Not that I am particularly affected by what is socially accepted, but it seems that sometimes those friends fall to the wayside once we are older/married etc. Not because we like them any less, but because that emotional/friend closeness is societally "supposed" to occur with a spouse/significant other. Is it a function of age? maturity? habit?
You got that right. I think it is a function of all three. First, once you are in a committed relationship, you have less and less time for others. You start to weed out the extraneous friendships or more importantly, those that your significant other may not like or participate in. For example, if you are married, and your wife hates your friend Bob, but loves your friend Bill, 9 times outta 10 you will maintain your friendship with Bill over Bob. No matter how much you like Bob, you will just stay better friends with Bill. He gets the barbeque invites, double dates, the kind words, etc. and you must see Bob at seedy bars behind your wife's back so she doesn't bitch at you. The same is true for your female friends who you could possibly be attracted to. Unless you have a really secure girlfriend, she probably isn’t going to like your hot friend too much. And, I’d like to say that won’t happen very much because women are really secure, but I don’t think I need to explain why I can’t.
Additionally, consider that women are just as territorial as men when it comes to the opposite sex. You wouldn’t want so dude you’re not that close to hanging out with your foxy lady? And, you probably will bitch about it to the point where she starts hanging out with that guy less and less. It just happens.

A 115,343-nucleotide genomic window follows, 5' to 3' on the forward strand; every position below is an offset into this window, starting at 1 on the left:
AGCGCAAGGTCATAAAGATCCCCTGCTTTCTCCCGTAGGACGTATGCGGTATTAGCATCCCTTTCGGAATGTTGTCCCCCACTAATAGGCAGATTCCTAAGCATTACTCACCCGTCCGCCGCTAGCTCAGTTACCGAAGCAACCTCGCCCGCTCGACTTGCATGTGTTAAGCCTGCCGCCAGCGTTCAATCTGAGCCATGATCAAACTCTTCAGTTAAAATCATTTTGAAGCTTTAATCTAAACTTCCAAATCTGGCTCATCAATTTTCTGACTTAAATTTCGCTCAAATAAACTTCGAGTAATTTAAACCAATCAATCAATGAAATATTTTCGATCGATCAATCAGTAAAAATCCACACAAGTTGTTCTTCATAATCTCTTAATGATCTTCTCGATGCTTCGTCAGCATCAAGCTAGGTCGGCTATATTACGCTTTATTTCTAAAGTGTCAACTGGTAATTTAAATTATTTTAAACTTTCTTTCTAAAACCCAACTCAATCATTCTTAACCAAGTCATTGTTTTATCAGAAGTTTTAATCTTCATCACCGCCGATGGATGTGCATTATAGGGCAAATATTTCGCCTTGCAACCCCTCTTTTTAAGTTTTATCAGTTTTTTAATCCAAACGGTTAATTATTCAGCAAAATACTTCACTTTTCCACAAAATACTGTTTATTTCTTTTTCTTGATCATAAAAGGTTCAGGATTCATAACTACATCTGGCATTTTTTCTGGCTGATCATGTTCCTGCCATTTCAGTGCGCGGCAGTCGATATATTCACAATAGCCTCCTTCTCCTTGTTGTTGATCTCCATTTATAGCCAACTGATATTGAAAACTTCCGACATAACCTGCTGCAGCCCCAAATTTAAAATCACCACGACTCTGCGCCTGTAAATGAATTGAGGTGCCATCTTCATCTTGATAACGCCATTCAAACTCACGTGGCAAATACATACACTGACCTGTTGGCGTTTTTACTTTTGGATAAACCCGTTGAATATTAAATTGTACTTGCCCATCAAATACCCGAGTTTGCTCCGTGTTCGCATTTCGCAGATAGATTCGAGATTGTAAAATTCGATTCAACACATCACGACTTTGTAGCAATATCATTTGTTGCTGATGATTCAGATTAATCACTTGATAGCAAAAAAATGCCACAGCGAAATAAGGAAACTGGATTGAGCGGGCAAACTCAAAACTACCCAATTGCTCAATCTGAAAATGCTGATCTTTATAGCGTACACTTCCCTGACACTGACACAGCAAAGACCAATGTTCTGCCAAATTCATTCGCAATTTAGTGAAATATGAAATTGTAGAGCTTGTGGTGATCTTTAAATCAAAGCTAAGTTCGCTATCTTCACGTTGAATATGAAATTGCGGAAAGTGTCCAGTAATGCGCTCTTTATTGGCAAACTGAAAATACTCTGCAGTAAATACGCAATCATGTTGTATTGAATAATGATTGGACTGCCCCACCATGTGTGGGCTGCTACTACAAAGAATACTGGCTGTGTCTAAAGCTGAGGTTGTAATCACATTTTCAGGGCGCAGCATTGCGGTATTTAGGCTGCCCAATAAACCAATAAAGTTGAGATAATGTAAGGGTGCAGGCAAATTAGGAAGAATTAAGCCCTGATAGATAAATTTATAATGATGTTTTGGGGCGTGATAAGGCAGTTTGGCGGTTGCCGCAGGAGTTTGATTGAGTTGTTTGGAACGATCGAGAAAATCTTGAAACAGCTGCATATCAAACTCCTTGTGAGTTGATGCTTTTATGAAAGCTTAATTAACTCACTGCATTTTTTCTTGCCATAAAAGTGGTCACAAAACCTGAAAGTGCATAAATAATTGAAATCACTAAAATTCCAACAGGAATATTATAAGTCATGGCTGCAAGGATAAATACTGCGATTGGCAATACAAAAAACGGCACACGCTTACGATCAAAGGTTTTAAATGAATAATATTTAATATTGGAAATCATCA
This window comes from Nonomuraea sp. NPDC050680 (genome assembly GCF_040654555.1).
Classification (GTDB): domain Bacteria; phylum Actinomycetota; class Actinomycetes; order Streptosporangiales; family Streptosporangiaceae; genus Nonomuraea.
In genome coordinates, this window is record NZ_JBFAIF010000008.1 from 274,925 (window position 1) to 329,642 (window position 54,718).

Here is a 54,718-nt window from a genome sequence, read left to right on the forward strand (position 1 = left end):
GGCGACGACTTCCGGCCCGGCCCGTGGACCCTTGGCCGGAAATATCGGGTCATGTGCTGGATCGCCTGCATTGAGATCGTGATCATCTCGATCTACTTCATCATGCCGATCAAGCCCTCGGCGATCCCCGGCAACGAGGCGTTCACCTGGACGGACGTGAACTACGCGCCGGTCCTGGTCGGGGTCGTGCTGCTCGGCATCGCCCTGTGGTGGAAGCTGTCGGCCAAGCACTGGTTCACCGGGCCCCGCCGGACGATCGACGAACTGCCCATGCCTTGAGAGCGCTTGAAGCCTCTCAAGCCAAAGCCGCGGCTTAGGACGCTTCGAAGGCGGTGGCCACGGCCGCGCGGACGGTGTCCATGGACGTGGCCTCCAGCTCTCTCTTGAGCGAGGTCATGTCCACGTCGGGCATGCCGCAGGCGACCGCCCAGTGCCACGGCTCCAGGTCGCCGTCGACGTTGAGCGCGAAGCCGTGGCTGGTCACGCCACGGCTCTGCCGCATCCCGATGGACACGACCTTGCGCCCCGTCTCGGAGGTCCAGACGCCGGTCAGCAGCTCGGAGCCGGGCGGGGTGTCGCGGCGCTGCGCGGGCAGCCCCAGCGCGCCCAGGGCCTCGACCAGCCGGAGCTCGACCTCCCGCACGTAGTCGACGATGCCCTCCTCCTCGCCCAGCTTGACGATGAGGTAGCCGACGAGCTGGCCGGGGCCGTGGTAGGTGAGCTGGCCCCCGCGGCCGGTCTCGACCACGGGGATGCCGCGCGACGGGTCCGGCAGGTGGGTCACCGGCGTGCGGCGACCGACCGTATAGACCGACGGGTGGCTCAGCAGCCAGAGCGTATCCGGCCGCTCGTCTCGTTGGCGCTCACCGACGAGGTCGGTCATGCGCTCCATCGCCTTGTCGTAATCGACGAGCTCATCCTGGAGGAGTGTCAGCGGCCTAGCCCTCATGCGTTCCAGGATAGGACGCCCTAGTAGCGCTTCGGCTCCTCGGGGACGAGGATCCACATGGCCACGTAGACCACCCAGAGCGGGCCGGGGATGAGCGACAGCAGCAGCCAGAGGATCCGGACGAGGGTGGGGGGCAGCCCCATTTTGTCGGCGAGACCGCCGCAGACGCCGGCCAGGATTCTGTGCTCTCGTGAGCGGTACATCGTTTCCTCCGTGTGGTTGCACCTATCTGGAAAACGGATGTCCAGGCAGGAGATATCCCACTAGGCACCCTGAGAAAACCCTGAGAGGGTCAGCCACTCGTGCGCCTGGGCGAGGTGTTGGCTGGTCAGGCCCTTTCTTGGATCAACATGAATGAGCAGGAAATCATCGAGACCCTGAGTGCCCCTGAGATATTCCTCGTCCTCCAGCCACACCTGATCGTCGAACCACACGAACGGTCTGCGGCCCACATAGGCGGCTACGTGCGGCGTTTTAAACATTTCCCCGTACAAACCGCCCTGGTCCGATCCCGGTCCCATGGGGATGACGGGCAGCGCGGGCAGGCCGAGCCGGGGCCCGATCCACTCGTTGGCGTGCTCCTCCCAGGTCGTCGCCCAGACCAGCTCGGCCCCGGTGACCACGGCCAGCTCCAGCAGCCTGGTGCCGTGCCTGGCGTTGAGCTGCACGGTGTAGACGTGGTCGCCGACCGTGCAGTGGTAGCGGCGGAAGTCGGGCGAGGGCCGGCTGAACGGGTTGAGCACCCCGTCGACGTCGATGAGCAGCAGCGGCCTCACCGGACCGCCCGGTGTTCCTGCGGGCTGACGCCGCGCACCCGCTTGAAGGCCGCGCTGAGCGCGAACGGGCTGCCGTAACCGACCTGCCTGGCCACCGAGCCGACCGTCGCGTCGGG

You seem close to a number of opposite sex friends so how has that affected your "regular" relationships or do you say "hey if he can't handle my friends you aren't really that into me etc?"
I have been pretty lucky in my regular relationships in that the guys don’t care about those opposite sex friends. In fact, most have been cool enough to befriend them. This is the BEST strategy for either partner as you can make a new friend and let your place in your significant other’s life be known to their sex-possible friends.
and to the guy who stopped talking mid-sentence, is it OK that he was so interested in you (maybe not just for sex, but more) and didn't want to make that investment in yet another female "friend". Maybe he was the guy who always ends up as friends - not that he only values the vagina. I mean come on, Its OK to value it but not ONLY that!
I totally would never judge him for that. And I was just being snarky by suggesting that he only is interested in the pink. I am sure many guys get sick of that “friends” label and drunk and horny on a Friday night was probably the last place he wanted to run into that.
Final thought (which you may disagree): Your average woman sees sex as an exclusive prize (lot's of people want it, only the winners get it)--your average man sees it as threshold to cross (if she's cute, the more the merrier)-- and that’s a pretty serious natural disconnect (unless you are a gay male, then you have it sweeter than all of us heteros).